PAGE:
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Feminist Comic Books To Get Into During Lockdown

Feminist Comic Books To Get Into During Lockdown

Comic books are a great medium for reading if you feel like a change from normal literature. Although at first glance it can seem like there are too many male heroes but if you look a little deeper there are many strong female leads.

Here are five:

1. A-Force

Originally released in 2015, A-Force was an ongoing comic book which featured an all-female team of Avengers. With characters such as She-Hulk, Spider-Woman and Captain Marvel, they were one serious and decidedly feminist team taking on all ranges of enemies from giant megalodon sharks to Loki the Norse god. Although the sales fell off after a year the comics had critical acclaim. If you’re curious and would like to find out more the Marvel website is a great source.

2. Rat Queens

This comic tells the exploits of four rowdy, foul-mouthed adventurers in a medieval fantasy world. Be warned these are not your typical heroes: There’s a rockabilly elven mage, hipster dwarven warrior, and a lesbian hippie halfling (hobbit) who likes hallucinogens and alcohol. Later in their adventures they’re joined by a transgender one eyed orc. It puts a modern spin on an old-school genre and is confident in addressing issues most comic books steer clear of. You can take a look at the series and even read the first issue for free.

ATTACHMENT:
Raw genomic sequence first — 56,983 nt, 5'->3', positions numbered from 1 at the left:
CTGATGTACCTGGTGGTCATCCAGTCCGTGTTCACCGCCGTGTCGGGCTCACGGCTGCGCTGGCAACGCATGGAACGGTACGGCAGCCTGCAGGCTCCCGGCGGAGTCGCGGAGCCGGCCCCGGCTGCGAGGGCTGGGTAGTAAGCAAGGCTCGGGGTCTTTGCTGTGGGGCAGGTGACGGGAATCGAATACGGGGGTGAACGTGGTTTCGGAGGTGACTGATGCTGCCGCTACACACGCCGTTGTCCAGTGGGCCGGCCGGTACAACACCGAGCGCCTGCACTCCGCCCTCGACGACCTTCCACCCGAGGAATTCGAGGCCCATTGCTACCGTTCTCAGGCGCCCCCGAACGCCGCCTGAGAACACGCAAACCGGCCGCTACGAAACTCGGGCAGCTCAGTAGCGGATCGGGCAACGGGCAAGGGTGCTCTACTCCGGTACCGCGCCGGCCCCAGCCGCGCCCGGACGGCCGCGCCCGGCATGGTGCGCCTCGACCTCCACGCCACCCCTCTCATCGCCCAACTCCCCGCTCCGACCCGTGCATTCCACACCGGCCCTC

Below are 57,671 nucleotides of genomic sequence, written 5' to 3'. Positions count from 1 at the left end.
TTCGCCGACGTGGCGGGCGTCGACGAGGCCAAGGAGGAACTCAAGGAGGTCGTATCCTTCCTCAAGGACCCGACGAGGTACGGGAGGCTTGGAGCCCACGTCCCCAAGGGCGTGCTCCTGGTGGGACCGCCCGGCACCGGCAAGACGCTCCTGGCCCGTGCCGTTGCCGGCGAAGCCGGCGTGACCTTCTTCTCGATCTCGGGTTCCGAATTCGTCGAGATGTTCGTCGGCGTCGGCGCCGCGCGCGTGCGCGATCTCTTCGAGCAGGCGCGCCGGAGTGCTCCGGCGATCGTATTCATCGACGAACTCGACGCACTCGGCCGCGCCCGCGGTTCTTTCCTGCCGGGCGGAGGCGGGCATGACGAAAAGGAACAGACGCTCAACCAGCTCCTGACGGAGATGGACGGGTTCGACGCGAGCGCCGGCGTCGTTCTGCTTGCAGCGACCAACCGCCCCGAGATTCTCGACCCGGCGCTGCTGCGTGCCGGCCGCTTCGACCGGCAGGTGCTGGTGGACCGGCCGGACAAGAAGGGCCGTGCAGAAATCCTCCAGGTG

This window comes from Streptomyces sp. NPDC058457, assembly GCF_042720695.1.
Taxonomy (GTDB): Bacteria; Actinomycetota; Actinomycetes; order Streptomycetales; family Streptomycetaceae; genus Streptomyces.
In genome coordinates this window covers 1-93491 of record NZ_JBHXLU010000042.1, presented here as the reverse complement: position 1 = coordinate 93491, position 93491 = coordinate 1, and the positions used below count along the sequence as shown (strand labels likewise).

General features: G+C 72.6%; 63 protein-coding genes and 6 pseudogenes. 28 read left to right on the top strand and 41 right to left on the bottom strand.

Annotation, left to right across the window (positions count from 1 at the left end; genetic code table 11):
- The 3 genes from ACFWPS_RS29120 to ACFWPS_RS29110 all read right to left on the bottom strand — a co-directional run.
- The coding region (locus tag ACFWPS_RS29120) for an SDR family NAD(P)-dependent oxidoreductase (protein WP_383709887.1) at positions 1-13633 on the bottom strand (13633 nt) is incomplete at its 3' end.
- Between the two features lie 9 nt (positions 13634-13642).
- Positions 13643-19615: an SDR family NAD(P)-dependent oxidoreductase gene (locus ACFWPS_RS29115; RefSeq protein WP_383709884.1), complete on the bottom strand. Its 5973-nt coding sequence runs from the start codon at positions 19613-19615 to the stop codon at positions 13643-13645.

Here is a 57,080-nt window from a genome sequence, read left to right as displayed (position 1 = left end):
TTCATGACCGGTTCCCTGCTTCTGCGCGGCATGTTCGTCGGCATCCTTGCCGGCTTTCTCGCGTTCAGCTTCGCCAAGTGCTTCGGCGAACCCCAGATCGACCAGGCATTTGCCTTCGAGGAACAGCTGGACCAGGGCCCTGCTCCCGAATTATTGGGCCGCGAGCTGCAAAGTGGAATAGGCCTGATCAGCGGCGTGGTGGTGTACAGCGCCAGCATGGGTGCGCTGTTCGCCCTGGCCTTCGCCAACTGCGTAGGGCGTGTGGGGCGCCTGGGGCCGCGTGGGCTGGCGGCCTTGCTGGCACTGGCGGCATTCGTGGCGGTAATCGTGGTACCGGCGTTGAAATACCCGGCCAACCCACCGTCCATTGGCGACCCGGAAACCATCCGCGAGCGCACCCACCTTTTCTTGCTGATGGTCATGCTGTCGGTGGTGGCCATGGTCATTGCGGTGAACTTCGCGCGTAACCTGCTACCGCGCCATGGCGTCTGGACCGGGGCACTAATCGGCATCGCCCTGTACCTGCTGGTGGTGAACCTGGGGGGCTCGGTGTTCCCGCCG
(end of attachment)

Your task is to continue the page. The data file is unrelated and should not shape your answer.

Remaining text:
3. Black Panther: World of Wakanda

This comic is a spin-off from the Marvel Comics' Black Panther title and is written by ‘bad feminist’ Roxane Gay and Yona Harvey the first two black women to author a series for Marvel. It’s a Wakandan love story “young women recruited to become Dora Milaje, an elite task force trained to protect the crown at all costs. What happens when your nation needs your hearts and minds, but you already gave them to each other?” You can find more info on the series here.

4. Persepolis

A graphic memoir following the author Marjane Satrapi through childhood up to her early adult years in Iran. It focuses on her experiences of growing up during the Islamic Revolution and the impacts of war, then later starting her new life in Vienna, Austria. By using both image and text it creates a form of visual literacy (the belief pictures can be read) to enhance the message conveyed. In 2007 it was made into an animated adult film. It’s a highly rated comic described as ‘haunting and humorous’.

5. Bitch Planet

This series takes place in a dystopian reality, where a group of men hold the power and women are sent to an off-planet prison when they are deemed non-compliant. (There are many comparisons to our current world...) It’s sometimes brutal and not afraid to confront any subject, Issue no.6 has flashbacks to sexual assault, and writer Kelly Sue DeConnick isn’t afraid to include them. “These things have to exist in the world of Bitch Planet, we have to talk about them, but we’re trying to figure out a way to do it that isn’t exploitative, that doesn’t contribute to trauma.”” You can read the first one online for free.

It’s great to see so many issues being explored through comic books, these five are a great place to start. Be warned they can become a pretty addictive read and you’ll soon be flying through whole series in a week!

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